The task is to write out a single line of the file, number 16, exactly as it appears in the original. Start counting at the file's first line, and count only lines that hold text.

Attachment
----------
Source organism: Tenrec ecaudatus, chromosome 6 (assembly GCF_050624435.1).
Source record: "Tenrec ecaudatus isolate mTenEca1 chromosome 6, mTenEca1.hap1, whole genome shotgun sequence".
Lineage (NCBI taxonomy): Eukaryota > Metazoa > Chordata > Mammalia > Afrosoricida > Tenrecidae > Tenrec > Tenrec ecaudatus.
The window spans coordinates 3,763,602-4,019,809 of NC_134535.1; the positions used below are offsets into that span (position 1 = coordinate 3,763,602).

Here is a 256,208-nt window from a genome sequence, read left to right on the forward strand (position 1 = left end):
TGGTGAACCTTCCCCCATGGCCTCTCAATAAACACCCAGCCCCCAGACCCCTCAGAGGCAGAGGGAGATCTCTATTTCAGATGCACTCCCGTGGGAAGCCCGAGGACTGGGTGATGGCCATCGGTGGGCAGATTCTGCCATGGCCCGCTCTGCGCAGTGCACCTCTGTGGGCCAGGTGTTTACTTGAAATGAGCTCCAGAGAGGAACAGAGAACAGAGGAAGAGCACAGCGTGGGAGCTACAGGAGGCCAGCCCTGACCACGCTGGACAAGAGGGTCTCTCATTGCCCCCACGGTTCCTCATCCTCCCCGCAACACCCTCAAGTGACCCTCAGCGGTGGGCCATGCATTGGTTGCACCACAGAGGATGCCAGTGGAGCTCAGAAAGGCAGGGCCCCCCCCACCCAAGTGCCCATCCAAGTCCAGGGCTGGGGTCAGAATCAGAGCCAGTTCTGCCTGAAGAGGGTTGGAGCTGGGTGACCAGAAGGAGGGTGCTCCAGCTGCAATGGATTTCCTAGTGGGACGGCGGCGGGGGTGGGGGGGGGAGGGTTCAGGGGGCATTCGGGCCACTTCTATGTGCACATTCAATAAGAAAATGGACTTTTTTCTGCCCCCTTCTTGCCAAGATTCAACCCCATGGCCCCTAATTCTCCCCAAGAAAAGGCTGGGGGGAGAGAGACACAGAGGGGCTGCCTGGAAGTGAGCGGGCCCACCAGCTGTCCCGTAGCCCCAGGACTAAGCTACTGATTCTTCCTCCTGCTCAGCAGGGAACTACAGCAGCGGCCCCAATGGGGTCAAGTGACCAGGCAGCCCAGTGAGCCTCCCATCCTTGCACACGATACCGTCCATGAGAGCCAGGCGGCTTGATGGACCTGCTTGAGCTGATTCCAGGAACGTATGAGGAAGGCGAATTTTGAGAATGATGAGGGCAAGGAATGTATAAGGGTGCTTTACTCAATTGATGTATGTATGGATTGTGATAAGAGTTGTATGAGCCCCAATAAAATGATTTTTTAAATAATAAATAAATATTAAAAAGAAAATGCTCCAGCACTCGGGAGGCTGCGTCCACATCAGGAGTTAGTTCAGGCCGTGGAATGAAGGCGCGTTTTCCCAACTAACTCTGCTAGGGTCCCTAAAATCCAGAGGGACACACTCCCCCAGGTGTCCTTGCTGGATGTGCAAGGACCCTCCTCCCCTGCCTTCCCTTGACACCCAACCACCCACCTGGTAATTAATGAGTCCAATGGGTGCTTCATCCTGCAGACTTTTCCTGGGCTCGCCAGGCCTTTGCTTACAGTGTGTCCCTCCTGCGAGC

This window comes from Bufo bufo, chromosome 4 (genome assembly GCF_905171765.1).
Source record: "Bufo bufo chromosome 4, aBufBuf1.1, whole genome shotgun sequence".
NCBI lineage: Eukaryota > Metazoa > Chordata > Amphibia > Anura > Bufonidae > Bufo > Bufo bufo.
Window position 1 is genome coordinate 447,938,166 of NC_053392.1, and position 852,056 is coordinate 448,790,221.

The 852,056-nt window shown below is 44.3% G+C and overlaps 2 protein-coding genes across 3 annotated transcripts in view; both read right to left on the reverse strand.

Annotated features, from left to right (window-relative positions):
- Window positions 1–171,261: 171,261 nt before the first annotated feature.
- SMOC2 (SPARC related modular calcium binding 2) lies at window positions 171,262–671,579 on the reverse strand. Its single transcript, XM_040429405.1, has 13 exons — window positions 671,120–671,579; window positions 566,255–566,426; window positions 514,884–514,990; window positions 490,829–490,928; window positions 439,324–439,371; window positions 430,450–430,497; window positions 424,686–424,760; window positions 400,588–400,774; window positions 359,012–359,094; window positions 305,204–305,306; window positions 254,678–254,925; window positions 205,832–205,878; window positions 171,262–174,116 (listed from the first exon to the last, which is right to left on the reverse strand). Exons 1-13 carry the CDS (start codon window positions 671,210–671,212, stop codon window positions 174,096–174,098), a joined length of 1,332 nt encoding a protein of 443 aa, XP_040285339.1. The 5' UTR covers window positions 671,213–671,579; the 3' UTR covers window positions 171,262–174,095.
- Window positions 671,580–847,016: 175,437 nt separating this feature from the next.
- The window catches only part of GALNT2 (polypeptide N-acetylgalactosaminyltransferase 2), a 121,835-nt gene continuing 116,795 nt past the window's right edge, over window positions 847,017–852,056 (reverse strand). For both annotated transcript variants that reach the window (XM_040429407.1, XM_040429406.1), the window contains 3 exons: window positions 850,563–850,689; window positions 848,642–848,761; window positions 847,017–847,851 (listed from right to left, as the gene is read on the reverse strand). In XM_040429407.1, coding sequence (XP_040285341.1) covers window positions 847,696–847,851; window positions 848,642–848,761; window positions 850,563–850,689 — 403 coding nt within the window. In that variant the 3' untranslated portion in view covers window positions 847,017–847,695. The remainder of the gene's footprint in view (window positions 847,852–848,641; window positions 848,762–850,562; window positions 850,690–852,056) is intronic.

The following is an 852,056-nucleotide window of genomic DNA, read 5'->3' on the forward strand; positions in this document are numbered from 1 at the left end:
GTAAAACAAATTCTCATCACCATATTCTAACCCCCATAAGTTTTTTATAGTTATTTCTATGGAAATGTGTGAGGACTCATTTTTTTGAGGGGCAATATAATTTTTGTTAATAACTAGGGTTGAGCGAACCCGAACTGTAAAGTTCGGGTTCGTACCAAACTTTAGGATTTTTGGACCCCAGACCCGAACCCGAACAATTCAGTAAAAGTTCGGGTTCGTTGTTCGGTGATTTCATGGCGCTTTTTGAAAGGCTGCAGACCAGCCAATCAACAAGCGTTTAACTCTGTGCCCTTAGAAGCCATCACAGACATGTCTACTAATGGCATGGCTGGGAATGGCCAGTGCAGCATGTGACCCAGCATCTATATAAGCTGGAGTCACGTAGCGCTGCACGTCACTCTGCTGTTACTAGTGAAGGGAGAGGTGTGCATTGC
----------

- The window catches only part of GALNT2 (polypeptide N-acetylgalactosaminyltransferase 2), a 121,835-nt gene continuing 116,795 nt past the window's right edge, over window positions 847,017–852,056 (reverse strand). For both annotated transcript variants that reach the window (XM_040429407.1, XM_040429406.1), the window contains 3 exons: window positions 850,563–850,689; window positions 848,642–848,761; window positions 847,017–847,851 (listed from right to left, as the gene is read on the reverse strand). In XM_040429407.1, coding sequence (XP_040285341.1) covers window positions 847,696–847,851; window positions 848,642–848,761; window positions 850,563–850,689 — 403 coding nt within the window. In that variant the 3' untranslated portion in view covers window positions 847,017–847,695. The remainder of the gene's footprint in view (window positions 847,852–848,641; window positions 848,762–850,562; window positions 850,690–852,056) is intronic.